The summer months are winding down, and so, too, are days spent out in the sun with your favorite hot-weather books. Never fear, Three Rooms Press has titles perfect for that back-to-school transition! As essential as everything else on the back-to-school shopping list, these books are perfect companions for early fall days in the classroom. Buy any (or all) of these titles through our store during the month of September for 25% off!
Set in rural Tennessee, QUIVER, a YA novel by Julia Watts, focuses on the unlikely friendship between two teens from opposite sides of the culture wars. Libby is the oldest child of six, going on seven, in a family that adheres to the “quiverfull” lifestyle: strict evangelical Christians who believe that they should have as many children as God allows because children are like arrows in the quiver of “God’s righteous warriors.” Meanwhile, her new neighbor, Zo is a gender fluid teen whose feminist, socialist, vegetarian family recently relocated from the city in search of a less stressful life. Zo and hir family are as far to the left ideologically as Libby’s family is to the right, and yet Libby and Zo, who are the same age, feel a connection that leads them to friendship—a friendship that seems doomed from the start because of their families’ differences.
For Ari Silverman, the past has never really passed. After 20 years, the trauma from a childhood assault resurfaces as he grapples with the fate of his ex-husband, a colleague accused of sexually harassing a student. To gain perspective, Ari arranges to reconnect with his high school crush, Justin Jackson, a bold step which forces him to reflect on their relationship in the segregated suburbs of Detroit during the 1990s and the secrets they still share. Nirvana is Here explores issues of identity, race, sex, and family with both poignancy and unexpected humor. Deftly told intertwining stories with rich, real characters are reminiscent of the sensuality and haunting nostalgia of André Aciman’s Call Me By Your Name blended with the raw emotion of Kurt Cobain’s lyrics.
IndieFab Young Adult Fiction Book of the Year 2015!
Kirkus Reviews Best Teen Books 2015!
In the podunk town of Hawthorne, North Carolina, seventeen-year-old geeks Lula and Rory share everything—sci-fi and fantasy fandom, Friday night binge-watching of old X-Files episodes, and that feeling that they don’t quite fit in. Award-winning author Meagan Brothers offers piercing prose in her latest fresh LGBT YA novel WEIRD GIRL AND WHAT’S HIS NAME, which speaks to anyone who has ever felt unwanted and alone, and who struggles to find their place in an isolating world.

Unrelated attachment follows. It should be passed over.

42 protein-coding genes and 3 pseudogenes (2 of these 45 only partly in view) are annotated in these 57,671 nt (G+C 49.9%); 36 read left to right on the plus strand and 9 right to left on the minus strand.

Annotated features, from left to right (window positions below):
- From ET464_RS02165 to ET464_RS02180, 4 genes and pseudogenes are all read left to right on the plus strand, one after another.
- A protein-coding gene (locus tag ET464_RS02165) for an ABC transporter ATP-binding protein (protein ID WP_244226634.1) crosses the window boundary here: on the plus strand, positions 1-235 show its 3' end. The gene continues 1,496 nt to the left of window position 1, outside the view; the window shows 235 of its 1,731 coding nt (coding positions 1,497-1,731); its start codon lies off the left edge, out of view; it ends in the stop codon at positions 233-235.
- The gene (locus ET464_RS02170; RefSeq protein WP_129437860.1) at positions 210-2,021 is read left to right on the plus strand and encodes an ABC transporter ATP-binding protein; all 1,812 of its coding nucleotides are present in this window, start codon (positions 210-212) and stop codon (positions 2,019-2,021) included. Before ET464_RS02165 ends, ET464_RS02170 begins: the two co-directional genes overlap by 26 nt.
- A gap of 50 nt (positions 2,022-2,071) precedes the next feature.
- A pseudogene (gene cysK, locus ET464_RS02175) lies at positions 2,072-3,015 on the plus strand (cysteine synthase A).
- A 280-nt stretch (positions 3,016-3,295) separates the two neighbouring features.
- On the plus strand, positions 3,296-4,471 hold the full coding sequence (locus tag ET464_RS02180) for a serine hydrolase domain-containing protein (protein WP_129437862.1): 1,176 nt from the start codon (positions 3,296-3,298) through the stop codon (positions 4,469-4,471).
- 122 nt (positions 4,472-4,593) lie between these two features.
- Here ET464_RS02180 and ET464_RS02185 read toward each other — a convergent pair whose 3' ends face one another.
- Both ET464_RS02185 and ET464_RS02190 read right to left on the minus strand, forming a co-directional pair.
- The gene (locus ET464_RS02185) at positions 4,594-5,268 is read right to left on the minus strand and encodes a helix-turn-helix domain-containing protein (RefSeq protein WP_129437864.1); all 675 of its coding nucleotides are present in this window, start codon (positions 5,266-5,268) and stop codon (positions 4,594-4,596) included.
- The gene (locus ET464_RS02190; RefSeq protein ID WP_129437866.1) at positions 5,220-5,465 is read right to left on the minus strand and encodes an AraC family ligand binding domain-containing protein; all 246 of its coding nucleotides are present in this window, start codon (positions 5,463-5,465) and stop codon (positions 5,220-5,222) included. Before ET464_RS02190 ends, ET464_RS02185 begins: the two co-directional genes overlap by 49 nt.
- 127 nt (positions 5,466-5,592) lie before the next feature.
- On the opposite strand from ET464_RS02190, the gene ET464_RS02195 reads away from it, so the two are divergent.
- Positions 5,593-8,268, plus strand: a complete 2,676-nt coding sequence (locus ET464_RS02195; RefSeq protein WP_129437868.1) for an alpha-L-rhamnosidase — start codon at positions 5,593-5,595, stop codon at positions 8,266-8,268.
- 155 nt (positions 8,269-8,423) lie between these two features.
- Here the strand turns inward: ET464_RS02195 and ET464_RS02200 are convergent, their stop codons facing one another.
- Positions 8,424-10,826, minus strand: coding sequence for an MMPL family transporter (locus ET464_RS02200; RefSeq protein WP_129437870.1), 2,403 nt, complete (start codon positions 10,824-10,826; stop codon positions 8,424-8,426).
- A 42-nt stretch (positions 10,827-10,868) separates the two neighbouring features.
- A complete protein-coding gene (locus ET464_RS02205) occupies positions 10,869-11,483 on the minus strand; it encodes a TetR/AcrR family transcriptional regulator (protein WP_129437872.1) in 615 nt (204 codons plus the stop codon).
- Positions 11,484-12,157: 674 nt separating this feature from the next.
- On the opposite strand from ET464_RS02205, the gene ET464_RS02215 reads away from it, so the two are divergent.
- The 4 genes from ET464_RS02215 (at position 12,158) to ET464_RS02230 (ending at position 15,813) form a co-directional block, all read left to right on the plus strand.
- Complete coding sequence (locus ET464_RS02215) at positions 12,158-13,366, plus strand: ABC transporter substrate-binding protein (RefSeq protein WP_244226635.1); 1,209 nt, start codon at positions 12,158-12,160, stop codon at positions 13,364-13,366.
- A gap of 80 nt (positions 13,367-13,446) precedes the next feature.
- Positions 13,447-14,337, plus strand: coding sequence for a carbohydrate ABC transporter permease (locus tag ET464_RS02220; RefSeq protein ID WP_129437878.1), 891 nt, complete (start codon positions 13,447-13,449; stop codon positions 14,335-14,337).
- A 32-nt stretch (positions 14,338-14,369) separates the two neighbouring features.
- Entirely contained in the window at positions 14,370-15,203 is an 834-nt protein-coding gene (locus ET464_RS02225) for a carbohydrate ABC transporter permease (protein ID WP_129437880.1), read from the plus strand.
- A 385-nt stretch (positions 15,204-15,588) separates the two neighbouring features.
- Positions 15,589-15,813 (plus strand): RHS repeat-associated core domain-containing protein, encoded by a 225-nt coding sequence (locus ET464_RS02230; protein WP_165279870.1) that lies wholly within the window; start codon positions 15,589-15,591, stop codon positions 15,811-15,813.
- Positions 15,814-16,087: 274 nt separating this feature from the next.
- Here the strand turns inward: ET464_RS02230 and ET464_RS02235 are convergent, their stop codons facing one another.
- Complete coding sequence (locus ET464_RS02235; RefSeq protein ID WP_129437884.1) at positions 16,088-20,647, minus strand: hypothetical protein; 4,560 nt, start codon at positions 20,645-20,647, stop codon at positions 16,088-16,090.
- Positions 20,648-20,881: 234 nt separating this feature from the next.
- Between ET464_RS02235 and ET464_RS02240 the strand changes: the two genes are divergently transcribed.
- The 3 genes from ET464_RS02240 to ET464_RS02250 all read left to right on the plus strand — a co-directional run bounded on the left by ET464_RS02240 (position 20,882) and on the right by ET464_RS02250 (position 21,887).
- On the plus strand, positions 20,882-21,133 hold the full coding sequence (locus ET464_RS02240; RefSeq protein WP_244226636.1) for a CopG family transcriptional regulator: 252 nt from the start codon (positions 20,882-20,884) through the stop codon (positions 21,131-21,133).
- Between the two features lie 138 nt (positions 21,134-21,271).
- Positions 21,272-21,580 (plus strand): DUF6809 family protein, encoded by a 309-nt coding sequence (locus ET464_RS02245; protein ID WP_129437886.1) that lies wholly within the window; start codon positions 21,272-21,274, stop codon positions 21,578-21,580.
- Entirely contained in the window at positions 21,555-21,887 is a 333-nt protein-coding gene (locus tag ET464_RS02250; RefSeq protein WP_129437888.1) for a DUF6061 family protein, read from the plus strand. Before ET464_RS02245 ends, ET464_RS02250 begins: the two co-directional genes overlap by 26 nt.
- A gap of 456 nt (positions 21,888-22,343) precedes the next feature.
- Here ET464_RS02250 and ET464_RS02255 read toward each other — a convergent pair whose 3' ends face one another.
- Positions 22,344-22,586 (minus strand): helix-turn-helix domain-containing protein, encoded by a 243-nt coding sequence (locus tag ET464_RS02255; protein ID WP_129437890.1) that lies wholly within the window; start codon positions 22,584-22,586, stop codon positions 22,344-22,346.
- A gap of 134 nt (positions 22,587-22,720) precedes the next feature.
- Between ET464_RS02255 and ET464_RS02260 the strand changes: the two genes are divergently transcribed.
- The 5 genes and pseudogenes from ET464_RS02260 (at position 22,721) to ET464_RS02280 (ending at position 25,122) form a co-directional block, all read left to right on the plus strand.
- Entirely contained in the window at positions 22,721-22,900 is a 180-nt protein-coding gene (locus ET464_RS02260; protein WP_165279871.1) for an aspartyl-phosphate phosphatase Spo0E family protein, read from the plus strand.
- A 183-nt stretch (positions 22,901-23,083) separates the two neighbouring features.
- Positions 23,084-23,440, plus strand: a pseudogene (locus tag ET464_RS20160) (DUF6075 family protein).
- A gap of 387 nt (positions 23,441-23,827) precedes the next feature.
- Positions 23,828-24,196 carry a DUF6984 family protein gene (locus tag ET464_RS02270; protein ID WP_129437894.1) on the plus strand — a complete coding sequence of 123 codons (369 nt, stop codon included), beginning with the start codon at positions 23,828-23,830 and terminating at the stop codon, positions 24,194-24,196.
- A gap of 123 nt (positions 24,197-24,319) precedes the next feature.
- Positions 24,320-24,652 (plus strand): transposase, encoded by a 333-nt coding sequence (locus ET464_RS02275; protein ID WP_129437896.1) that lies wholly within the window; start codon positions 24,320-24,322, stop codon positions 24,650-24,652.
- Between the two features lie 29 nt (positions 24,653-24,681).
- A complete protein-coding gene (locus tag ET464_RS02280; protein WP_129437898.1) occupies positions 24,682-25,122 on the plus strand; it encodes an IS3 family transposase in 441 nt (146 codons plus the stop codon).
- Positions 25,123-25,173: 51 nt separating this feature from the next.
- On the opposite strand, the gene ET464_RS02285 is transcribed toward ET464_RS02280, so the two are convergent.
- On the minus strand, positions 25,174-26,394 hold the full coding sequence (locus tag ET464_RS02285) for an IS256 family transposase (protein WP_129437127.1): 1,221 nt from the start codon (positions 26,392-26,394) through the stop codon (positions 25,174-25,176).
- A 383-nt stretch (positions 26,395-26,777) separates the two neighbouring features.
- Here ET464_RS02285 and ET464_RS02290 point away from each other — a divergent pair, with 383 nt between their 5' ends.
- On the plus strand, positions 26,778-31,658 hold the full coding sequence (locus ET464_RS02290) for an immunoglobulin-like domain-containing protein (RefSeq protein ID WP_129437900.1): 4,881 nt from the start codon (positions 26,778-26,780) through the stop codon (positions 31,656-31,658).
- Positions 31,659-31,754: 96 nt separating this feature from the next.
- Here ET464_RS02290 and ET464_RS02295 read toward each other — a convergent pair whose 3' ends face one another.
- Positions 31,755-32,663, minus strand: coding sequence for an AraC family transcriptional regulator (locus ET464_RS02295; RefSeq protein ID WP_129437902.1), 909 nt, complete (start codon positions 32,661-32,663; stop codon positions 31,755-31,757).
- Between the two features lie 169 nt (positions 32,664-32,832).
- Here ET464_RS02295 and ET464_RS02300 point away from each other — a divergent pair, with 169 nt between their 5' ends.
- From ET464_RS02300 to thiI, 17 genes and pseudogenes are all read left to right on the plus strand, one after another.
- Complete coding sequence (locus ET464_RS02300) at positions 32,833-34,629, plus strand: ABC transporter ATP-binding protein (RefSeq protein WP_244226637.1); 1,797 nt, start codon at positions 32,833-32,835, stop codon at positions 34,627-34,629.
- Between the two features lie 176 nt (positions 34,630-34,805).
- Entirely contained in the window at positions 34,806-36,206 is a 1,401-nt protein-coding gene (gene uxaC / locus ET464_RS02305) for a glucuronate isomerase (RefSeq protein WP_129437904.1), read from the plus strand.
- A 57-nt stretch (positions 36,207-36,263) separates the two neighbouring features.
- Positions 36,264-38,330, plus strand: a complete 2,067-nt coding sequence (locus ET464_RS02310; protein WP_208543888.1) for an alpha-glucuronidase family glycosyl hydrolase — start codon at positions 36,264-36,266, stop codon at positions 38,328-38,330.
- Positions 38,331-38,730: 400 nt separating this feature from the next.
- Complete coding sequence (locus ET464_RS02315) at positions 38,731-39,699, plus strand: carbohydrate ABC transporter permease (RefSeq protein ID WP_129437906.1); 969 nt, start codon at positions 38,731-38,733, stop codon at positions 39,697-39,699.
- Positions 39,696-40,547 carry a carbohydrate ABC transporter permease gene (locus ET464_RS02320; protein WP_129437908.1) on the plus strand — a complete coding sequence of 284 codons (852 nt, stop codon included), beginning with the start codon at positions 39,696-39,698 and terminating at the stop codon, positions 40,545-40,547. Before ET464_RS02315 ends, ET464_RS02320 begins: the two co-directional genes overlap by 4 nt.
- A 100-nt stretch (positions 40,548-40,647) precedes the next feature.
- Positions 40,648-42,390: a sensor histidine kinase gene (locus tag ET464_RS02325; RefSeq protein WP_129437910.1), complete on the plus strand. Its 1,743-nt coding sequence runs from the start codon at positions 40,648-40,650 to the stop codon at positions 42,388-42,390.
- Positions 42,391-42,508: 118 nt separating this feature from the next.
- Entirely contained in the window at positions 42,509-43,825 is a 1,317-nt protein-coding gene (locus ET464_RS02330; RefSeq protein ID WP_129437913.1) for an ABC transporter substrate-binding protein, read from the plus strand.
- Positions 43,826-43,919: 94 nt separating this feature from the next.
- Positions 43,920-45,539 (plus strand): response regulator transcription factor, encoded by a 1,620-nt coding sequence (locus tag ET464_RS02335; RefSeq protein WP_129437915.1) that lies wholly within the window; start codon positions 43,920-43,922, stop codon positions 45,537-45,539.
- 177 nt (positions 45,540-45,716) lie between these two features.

ISBN 9781941110270, $16.95 USD. Order from 9/1-9/30 for 25% off!
Fifteen-year-old Eleanor Fromme just chopped off all of her hair. How else should she cope after hearing that her bully, James, just took his own life? When Eleanor’s English teacher suggests students write a letter to a person who would never receive it to get their feelings out, Eleanor chooses James. With each letter she writes, Eleanor discovers more about herself, even while trying to make sense of his death. And, with the help of a unique cast of characters, Eleanor not only learns what it means to be inside a body that does not quite match what she feels on the inside, but also comes to terms with her own mother’s mental illness. EVERYTHING GROWS reveals the value of finding community or creating it when it falls apart, while exploring the importance of forgiveness, acceptance, and learning how to live on your own terms.
SWING STATE unveils the generally overlooked decades-long economic downturn in the rural Northeast, laying bare the dim dreams and raw existence of the lives of three residents of Armbrister, New Hampshire, who share the same goal: Get out. Faced with grim prospects, the intersection of bullying and terrorism blurs with disastrous consequences.
“Through each of his characters, the author addresses issues that surface in poor, rural communities…. With his masterful development of characters and themes, and an uncanny ability to weave these stories together seamlessly, Fournier creates a compelling portrait of life in the American underclass.” —Rain Taxi